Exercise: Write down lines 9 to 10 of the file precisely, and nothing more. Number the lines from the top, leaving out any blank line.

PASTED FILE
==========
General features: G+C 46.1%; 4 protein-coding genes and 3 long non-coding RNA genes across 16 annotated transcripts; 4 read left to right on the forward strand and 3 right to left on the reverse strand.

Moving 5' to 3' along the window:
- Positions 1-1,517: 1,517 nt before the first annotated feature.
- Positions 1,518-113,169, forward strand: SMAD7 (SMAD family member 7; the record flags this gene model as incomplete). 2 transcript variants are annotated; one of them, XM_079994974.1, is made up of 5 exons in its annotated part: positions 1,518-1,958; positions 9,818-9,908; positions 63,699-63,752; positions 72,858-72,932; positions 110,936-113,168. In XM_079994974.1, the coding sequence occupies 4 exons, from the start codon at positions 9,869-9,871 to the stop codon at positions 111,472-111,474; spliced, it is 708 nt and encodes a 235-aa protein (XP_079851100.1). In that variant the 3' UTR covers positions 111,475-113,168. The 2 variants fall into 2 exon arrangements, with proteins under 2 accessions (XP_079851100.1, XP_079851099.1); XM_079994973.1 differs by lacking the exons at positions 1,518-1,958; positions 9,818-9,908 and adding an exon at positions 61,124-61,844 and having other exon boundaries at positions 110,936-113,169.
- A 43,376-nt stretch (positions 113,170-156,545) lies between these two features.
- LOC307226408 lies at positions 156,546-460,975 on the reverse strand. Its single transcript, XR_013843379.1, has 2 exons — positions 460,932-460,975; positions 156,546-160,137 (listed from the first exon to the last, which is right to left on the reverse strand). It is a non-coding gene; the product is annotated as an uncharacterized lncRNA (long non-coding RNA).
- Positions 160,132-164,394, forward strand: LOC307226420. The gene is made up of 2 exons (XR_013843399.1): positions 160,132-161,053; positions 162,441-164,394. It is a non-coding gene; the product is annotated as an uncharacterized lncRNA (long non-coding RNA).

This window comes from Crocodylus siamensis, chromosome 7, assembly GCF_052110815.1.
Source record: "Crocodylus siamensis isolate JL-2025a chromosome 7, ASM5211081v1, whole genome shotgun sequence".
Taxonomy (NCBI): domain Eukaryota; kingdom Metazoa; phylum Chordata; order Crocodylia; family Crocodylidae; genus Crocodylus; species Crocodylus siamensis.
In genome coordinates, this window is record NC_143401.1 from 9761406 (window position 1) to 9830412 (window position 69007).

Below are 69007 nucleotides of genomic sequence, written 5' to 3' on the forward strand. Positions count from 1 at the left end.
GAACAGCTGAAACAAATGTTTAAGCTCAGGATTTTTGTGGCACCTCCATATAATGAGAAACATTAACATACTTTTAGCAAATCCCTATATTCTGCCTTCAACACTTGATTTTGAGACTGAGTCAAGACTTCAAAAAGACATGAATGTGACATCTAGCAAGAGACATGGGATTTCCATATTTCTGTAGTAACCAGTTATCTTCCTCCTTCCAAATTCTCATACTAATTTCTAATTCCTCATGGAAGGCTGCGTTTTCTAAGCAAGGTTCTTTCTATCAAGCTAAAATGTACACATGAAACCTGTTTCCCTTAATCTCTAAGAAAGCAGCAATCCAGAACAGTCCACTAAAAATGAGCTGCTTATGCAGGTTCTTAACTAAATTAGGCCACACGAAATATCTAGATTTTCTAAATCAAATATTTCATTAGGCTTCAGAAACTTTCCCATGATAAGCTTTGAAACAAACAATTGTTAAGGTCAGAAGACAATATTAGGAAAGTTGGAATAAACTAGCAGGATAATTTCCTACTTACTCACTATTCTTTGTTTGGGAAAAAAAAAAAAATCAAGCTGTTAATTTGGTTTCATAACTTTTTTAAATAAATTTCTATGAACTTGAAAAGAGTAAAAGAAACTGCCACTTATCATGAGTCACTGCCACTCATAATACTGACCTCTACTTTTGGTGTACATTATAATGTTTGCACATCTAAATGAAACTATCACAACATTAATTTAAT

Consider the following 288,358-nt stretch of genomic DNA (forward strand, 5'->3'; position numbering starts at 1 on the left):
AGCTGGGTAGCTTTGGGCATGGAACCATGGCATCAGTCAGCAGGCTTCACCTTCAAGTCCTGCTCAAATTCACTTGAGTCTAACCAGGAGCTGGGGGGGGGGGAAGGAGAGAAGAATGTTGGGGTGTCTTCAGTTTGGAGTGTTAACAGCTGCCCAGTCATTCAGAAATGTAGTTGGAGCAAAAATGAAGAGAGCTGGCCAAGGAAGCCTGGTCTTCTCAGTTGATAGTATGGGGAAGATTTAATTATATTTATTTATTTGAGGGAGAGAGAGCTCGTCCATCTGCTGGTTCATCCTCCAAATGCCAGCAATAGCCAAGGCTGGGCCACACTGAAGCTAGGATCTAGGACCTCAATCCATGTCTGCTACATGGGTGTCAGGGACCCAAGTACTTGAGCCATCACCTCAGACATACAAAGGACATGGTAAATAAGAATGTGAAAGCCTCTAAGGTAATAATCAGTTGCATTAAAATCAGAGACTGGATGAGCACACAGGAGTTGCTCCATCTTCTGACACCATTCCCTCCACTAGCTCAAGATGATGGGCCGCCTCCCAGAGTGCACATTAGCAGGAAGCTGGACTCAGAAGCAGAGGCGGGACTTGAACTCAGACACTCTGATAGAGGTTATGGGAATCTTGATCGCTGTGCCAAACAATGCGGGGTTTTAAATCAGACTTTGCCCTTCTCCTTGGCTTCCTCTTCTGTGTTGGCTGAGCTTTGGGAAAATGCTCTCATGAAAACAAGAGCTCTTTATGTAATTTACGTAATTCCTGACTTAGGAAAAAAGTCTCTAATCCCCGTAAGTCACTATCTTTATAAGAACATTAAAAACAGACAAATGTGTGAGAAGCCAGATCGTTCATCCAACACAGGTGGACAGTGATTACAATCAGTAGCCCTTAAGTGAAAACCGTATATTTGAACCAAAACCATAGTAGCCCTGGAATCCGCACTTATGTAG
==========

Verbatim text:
Source record: "Crocodylus siamensis isolate JL-2025a chromosome 7, ASM5211081v1, whole genome shotgun sequence".
Taxonomy (NCBI): domain Eukaryota; kingdom Metazoa; phylum Chordata; order Crocodylia; family Crocodylidae; genus Crocodylus; species Crocodylus siamensis.